Re: Representing Unix filenames in Unicode

From: Hans Aberg (
Date: Tue Nov 29 2005 - 00:27:12 CST

  • Next message: Chris Jacobs: "Re: Representing Unix filenames in Unicode"

    On 29 Nov 2005, at 04:35, Doug Ewell wrote:

    >>>>>> Most facts points to that the Unicode/10646 is a human
    >>>>>> interface,
    >>>>>> not a computer to computer [] interface.
    >>> ...I mean saying that "Unicode/10646 is a human interface." It's
    >>> a coded character set.
    >> I abbreviated "human to human interface and human to computer
    >> interface" to "human interface", as I felt that the former was too
    >> long. Sorry if some clarity was missed out by that.
    > 1. I don't see how Unicode, or any other coded character set, can
    > be considered a human-to-human interface. Very few humans
    > communicate directly with each other by means of character codes.

    What about the email you just wrote?

    > 2. Coded character sets exist so that computers can deal with
    > text. This has to do with input and output, which is human-to-
    > computer, but it also has to do with processing and interchange,
    > which is computer-to-computer.

    I am speaking about the interface required for the processing. The
    processing may forward data which is not strictly speaking for the
    processing itself. In the given context, low level filesystems need
    not know anything about character encodings, as it suffices to use
    byte string. One can use character encodings on this low level, and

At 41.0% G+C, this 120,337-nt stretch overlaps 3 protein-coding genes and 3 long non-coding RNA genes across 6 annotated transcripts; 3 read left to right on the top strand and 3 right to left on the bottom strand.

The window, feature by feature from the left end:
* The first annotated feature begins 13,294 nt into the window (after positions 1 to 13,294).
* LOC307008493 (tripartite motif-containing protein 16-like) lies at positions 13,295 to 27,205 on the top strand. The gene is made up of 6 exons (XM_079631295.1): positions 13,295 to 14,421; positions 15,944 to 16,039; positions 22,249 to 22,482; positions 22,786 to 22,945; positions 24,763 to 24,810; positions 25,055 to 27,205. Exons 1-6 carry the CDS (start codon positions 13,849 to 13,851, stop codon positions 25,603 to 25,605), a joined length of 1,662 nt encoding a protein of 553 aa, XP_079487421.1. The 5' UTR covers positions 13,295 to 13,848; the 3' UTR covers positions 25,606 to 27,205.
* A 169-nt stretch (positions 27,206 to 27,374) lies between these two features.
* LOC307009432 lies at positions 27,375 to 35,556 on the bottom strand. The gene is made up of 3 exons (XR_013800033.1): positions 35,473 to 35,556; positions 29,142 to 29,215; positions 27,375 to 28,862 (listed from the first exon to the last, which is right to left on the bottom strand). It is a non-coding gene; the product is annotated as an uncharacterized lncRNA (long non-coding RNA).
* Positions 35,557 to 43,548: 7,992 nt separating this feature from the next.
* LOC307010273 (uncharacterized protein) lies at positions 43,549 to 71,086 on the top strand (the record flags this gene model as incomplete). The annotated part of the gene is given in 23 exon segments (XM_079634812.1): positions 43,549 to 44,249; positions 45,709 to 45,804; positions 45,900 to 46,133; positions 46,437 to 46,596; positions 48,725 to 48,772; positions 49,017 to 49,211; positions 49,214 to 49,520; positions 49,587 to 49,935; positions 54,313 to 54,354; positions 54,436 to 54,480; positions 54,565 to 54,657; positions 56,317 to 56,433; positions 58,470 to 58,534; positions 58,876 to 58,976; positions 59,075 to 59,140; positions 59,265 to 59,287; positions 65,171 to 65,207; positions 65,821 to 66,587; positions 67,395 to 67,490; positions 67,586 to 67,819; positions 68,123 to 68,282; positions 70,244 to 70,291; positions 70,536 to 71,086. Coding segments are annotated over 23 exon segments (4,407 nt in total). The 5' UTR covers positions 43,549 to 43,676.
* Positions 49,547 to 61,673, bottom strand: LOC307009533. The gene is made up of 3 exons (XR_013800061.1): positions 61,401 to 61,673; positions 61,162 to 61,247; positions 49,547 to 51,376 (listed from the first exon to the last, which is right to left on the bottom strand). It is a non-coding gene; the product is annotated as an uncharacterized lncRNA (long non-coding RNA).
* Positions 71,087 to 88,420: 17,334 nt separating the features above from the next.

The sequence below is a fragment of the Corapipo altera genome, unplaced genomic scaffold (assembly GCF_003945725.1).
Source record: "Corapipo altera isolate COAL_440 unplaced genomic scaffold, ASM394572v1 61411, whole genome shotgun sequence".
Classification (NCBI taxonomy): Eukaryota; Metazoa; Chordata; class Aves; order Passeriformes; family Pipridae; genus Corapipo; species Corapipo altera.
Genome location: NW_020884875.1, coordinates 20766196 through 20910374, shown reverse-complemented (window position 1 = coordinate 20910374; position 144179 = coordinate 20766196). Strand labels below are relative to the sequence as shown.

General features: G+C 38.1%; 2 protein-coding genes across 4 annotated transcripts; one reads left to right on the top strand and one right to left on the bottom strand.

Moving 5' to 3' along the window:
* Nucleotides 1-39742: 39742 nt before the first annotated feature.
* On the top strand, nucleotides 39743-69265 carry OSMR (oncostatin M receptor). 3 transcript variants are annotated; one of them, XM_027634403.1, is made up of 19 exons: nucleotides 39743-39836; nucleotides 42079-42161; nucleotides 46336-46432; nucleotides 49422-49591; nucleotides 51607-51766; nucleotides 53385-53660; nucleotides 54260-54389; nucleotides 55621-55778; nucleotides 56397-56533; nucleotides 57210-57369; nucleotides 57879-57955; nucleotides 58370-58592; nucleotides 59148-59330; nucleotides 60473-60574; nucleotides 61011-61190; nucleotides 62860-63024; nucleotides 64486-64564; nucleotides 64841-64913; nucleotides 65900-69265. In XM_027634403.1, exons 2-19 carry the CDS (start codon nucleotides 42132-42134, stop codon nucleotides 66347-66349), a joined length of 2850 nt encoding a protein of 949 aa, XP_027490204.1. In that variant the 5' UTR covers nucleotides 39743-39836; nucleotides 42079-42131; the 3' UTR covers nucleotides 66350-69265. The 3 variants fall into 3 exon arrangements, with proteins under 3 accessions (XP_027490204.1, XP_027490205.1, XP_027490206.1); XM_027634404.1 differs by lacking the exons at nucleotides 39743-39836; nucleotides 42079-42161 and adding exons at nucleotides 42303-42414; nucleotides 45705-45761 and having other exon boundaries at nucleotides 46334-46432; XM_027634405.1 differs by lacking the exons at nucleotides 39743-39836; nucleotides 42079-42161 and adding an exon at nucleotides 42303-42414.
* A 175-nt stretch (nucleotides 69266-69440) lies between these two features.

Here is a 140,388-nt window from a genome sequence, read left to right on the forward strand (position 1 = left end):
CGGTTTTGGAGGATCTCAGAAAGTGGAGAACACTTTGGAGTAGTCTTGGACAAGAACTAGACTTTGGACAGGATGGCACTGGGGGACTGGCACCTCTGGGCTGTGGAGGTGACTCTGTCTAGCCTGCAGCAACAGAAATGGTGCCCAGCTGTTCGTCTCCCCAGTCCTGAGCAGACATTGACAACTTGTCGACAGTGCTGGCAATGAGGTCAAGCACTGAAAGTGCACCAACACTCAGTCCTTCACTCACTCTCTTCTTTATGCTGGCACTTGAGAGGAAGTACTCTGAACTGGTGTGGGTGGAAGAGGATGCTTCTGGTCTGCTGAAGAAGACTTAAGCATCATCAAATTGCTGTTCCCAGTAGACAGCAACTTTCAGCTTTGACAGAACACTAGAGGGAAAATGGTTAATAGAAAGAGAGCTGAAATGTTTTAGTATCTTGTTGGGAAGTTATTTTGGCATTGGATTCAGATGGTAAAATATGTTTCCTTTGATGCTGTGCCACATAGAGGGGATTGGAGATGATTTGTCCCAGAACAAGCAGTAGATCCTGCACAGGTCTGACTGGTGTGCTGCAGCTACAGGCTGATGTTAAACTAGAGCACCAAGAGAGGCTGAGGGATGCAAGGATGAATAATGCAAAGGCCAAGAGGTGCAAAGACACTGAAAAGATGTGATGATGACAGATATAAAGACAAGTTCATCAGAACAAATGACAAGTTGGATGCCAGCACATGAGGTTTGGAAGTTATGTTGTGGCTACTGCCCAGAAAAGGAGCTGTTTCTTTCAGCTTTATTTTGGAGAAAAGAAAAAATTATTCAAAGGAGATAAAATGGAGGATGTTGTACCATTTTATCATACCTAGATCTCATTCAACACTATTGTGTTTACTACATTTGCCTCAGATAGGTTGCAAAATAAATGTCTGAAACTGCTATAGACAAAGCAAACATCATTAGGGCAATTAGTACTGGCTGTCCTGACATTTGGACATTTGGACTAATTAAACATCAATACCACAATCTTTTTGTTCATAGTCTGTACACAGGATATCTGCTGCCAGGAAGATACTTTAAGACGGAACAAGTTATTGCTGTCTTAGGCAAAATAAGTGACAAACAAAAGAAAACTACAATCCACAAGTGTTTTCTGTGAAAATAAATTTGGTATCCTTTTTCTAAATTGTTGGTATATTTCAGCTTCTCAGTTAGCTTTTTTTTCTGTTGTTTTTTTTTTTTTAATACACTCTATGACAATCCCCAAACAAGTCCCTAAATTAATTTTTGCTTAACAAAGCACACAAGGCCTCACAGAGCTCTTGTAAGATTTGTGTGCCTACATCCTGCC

ot was reoprted one, but not two such systems. There appears to be no
    benefit in doing so. So this is a strictly computer-to-computer
    interface, even though for debugging pruposes human interfacing
    should probably be at hand.

    > 3. The original statement sounded as though "Unicode/10646" were
    > somehow different from other coded character sets, in terms of
    > being human-to-human or computer-to-computer. If that was
    > intended, I don't agree.

    No. It is just the general principles of computer language design.
    The human to human interface means that the humans among themaselves
    must be able to interpret the computer language. The human to
    computer interface means that computer must be able to translate it.
    The computer to computer to computer interface means that computer
    programs among themselves must be able to translate it. Different
    needs in these areas leads to different computer languages.

       Hans Aberg

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